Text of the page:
For some reason it was decided stones from the local vicinity were not suitable for the work. Oral tradition says that tens of thousands of men passed stones hand to hand from the Pololu Valley, nearly 12 miles away. If a stone was dropped, it was left where it lay. The evidence of this is a trail of water-worn basalt rocks that lead from the Pololu Valley to the heiau.
Heiau were places of worship that were the centerpieces of Hawaiian religious beliefs. From each heiau, the kahuna (priest) communicated with the gods and advised the ali’i (chiefs). Heiau once existed throughout the Hawaiian Islands, but their use ceased with the abolishment of the kapu (taboo) system by Kamehameha II in 1819.
Ancient Hawaiians had many types of heiau, each with their own distinct function and use by particular segments of society. Heiau ranged in size from single upright stones to massive and complex structures. Larger heiau were built by ali’i (chiefs), but the largest and most complex, the luakini heiau (sacrificial temple), could only be constructed and dedicated by an ali’i ‘ai moku. Luakini heiau were reserved for rituals involving human or animal sacrifice and were generally dedicated to the war god Ku. Rituals performed at a luakini heiau highlighted the ali’i ‘ai moku’s spiritual, economic, political, and social control over his lands and his authority over the life and death of his people.
Outside the main heiau is a large boulder with worn-in indentations with another upturned stone nearby. Upon this stone victims were ritually stripped of their flesh and their bones were removed and used to make fish hooks and other implements.
Even in modern times it was long held to be strictly kapu to visit this site.
The current Kahuna Nui (High Priestess), Leimomi Moʻokini Lum, is the seventh high priestess of the Moʻokini bloodline serving the temple. Her family has cared for the temple since its beginning in a rare unbroken line of guardianship.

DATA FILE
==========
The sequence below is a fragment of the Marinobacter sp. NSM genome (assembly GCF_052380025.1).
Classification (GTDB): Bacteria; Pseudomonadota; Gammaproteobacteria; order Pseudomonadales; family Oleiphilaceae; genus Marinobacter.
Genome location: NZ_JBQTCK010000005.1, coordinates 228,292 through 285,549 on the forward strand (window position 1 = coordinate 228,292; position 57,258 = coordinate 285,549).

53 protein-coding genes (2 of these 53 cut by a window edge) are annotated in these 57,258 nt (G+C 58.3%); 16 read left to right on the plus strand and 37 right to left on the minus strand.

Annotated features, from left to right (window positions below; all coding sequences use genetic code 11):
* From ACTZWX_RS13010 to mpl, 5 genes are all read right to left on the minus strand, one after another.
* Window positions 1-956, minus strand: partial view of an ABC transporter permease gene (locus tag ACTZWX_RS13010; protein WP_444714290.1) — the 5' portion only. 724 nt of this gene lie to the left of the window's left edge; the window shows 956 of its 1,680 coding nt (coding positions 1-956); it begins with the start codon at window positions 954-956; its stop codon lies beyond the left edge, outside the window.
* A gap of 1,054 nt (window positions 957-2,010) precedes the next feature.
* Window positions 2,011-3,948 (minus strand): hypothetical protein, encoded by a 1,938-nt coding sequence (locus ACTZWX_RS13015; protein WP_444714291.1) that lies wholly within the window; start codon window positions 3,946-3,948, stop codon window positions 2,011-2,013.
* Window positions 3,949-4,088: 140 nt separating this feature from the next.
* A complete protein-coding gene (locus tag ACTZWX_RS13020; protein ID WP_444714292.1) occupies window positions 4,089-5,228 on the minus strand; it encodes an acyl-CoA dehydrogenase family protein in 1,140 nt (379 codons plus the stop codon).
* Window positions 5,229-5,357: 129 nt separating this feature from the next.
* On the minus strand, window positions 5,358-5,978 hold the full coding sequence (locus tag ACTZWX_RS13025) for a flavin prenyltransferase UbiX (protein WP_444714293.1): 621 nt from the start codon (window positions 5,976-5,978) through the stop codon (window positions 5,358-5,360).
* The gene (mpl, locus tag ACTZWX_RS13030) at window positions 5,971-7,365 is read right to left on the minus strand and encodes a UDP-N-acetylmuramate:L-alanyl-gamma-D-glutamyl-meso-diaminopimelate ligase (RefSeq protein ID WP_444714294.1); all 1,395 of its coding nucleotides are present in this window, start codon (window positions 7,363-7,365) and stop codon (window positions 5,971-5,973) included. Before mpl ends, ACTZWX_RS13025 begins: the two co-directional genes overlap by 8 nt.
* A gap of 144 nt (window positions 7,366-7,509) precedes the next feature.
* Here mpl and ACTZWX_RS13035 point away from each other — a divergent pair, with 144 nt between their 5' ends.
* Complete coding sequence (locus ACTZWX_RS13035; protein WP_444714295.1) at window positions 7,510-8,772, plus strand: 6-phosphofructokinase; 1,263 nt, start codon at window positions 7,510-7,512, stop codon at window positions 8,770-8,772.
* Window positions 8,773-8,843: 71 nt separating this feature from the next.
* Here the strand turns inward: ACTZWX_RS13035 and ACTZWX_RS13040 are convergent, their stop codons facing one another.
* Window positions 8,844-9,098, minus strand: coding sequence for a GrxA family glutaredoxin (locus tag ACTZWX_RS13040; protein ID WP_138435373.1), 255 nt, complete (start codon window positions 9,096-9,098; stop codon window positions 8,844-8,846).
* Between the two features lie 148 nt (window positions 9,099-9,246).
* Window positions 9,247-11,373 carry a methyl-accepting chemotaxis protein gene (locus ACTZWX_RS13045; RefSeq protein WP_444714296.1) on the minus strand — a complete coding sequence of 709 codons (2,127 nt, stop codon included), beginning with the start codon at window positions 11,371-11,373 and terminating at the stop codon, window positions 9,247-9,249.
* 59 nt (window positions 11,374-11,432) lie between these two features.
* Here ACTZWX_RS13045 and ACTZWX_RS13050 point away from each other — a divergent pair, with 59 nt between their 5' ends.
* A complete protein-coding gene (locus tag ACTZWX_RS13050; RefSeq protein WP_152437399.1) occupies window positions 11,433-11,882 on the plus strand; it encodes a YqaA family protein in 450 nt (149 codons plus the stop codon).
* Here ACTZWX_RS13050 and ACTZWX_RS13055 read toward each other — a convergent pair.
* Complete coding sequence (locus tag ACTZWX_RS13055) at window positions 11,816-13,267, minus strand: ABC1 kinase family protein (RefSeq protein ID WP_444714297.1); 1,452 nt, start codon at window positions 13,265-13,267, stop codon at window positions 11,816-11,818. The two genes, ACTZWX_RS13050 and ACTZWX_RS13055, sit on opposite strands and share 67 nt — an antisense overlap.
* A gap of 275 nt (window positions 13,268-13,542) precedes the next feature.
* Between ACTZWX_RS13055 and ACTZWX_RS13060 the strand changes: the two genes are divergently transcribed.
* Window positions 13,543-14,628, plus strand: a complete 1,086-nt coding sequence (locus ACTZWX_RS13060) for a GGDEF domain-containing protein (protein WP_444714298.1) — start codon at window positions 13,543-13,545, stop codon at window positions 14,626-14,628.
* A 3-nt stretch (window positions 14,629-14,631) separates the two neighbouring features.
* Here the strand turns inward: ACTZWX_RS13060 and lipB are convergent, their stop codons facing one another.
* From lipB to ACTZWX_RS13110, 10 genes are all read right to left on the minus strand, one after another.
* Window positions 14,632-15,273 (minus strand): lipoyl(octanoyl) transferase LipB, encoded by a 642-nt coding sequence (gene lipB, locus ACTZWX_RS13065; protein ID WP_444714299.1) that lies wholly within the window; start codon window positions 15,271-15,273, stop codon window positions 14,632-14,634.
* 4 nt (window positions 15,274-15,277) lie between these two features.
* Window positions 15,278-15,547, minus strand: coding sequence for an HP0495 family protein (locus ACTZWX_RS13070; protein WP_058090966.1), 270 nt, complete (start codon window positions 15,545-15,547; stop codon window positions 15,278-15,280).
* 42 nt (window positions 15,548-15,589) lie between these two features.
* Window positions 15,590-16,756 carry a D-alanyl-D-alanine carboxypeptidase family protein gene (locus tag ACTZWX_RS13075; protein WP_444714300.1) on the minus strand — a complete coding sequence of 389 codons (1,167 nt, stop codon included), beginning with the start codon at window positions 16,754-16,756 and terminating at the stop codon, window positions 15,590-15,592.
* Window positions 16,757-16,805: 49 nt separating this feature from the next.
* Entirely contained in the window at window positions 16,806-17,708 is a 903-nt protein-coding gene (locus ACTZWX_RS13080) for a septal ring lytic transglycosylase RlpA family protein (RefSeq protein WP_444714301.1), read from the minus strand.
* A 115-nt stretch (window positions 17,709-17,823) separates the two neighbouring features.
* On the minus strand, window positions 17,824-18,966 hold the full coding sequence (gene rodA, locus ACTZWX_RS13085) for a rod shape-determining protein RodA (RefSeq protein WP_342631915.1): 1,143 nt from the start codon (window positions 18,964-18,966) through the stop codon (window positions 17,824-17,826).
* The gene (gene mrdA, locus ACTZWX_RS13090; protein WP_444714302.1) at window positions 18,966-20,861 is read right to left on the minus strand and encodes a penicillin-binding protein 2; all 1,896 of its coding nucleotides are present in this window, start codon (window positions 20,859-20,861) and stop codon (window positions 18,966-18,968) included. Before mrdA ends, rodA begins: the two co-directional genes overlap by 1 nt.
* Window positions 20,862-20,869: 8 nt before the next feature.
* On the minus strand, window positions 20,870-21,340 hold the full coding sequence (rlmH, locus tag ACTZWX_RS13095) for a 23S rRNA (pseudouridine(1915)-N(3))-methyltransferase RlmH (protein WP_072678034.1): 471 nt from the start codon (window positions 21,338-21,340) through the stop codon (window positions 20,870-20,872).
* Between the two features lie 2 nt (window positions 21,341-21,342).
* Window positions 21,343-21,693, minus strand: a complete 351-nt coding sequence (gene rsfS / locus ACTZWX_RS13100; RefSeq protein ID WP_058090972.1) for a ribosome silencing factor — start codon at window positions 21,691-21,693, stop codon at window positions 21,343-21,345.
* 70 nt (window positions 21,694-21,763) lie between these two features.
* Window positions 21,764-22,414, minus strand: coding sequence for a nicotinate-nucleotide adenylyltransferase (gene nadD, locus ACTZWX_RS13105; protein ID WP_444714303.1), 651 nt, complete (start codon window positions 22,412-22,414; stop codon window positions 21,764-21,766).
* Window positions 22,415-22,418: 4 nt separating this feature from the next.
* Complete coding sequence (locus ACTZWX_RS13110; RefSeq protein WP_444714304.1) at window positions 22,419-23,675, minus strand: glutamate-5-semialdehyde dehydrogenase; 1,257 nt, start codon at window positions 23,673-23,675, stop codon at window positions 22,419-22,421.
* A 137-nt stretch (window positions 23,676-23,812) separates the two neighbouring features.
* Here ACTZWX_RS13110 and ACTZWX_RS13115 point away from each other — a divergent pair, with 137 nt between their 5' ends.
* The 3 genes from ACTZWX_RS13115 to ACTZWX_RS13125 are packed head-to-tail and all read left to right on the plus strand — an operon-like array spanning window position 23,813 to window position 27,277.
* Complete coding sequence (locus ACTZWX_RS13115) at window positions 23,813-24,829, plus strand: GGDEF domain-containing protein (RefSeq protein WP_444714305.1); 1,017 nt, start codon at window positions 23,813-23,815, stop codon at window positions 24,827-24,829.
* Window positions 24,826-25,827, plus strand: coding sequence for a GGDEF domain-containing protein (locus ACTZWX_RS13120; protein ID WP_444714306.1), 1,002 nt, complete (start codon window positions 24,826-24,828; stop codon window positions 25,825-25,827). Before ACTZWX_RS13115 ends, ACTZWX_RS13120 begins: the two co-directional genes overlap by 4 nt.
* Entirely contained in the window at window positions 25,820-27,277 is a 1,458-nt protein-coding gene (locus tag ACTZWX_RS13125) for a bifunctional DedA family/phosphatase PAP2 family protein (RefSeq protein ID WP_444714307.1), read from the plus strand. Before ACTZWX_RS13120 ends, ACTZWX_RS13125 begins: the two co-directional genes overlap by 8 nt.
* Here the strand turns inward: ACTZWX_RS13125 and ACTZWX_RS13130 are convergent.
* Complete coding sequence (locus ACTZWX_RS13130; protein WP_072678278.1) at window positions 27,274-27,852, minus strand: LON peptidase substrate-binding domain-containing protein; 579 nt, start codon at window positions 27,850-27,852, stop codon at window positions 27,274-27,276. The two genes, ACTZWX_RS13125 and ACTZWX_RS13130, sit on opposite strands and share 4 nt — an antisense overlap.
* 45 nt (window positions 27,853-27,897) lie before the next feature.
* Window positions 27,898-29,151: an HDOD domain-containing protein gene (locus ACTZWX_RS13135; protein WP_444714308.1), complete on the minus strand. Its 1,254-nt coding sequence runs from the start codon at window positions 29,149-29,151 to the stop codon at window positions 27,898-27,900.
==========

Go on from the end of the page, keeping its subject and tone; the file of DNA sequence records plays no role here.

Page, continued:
In 1978 Leimomi Moʻokini Lum lifted the kapu (taboo) forbidding anyone but ali’i and kahuna from entering Mo’okini Heiau. In doing this she made it safe for all persons to enter the Heiau
Kahuna Nui Leimomi Mo’okini Lum rededicated the Mo’okini Luakini to the “Children of the Land” and created a new legacy for the Mo’okini Luakini as a place of learning for future generations to discover the past.
In 1994, she again rededicated the heiau, this time to the children of the world. Kahuna Nui Lum followed closely the wishes of her father Kahuna Nui Dewey O. Mo’okini who visualized this sacred site as one for the children of Hawai’i and the entire world.
Visitors to the site often bring a flower or a lei to leave at the heiau as an offering of respect.
You can visit Mookini Luakini, but it isn’t easy to get to. It’s off the beaten path, seldom visited and rarely appears in travel brochures.
After a long drive on Kohala Mountain Road to Hawi, you find a side road that leads to Upolu Airport, which has only a single runway. Follow the dirt road that parallels the runway for two miles, on the lonely, barren, and rocky coast with the wild Maui Strait at your side. You’ll find yourself on a grassy hillside where the massive stone ruins sit solitary and brooding. The aura is both thrilling and eerie.
Among the oldest and most historically significant of Hawaiian sites, the story of Mo’okini Heiau has been passed on from generation to generation.